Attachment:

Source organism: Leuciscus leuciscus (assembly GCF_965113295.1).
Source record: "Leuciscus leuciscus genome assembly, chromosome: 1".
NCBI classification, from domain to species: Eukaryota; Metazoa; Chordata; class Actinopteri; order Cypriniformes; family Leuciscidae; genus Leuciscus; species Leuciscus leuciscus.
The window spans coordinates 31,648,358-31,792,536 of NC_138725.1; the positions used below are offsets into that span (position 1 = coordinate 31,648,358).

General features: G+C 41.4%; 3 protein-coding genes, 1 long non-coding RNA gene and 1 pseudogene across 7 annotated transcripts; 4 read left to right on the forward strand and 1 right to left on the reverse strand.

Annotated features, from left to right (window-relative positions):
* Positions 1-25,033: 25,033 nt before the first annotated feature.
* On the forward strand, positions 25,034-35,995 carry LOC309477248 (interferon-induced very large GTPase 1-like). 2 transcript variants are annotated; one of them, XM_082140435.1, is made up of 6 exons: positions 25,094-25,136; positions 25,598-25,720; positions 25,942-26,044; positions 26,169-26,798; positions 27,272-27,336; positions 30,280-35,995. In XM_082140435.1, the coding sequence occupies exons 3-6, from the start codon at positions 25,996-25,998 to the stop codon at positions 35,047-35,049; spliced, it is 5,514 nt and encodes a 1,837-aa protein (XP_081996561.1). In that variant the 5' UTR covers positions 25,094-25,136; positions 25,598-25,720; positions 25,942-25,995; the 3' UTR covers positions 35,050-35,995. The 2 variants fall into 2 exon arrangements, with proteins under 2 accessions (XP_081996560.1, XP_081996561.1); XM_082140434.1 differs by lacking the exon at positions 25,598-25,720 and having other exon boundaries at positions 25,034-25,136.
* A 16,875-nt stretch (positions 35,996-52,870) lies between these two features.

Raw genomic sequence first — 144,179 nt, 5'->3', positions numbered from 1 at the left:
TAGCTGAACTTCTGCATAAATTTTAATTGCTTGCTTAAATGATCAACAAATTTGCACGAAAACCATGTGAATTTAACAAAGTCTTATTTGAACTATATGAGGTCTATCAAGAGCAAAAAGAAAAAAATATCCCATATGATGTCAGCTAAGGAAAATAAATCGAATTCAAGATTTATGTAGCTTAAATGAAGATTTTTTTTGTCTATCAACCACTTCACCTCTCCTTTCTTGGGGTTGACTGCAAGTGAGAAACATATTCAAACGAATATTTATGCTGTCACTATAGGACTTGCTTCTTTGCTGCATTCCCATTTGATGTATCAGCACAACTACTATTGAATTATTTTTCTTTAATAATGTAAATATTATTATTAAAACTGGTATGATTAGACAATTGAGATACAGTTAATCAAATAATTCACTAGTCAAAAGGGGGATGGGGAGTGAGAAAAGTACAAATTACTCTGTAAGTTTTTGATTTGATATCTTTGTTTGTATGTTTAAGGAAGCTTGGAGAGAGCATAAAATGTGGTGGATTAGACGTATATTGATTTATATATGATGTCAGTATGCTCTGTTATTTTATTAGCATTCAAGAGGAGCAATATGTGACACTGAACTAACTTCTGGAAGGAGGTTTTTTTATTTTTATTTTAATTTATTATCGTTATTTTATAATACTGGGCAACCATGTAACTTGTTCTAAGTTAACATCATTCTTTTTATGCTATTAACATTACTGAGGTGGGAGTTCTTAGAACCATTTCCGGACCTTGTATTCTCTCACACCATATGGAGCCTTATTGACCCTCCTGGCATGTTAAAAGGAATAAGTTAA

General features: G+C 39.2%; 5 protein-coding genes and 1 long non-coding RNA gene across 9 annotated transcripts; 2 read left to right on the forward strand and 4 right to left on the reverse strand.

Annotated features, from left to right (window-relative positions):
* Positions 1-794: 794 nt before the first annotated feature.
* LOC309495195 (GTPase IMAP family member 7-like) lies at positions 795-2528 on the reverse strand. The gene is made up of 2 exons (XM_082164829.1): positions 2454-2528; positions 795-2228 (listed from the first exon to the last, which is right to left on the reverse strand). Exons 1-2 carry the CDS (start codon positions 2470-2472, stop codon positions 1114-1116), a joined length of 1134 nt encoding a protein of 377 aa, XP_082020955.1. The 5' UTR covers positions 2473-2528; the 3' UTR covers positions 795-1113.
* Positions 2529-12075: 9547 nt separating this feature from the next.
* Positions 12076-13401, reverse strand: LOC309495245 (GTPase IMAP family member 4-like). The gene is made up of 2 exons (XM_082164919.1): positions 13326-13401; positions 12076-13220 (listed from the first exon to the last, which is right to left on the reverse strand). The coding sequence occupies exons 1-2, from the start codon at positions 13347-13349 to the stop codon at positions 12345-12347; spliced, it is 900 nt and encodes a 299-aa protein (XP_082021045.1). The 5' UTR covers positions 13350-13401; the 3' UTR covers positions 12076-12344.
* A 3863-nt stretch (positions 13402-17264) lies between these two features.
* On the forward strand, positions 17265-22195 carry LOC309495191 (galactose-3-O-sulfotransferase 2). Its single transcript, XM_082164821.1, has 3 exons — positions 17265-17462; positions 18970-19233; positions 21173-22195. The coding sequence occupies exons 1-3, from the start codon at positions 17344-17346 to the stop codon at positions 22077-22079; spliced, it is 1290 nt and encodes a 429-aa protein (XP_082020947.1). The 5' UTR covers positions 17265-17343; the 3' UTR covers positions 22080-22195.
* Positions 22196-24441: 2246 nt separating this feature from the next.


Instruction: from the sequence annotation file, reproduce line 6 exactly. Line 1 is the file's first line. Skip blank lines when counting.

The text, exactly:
Annotated features, from left to right (window-relative positions):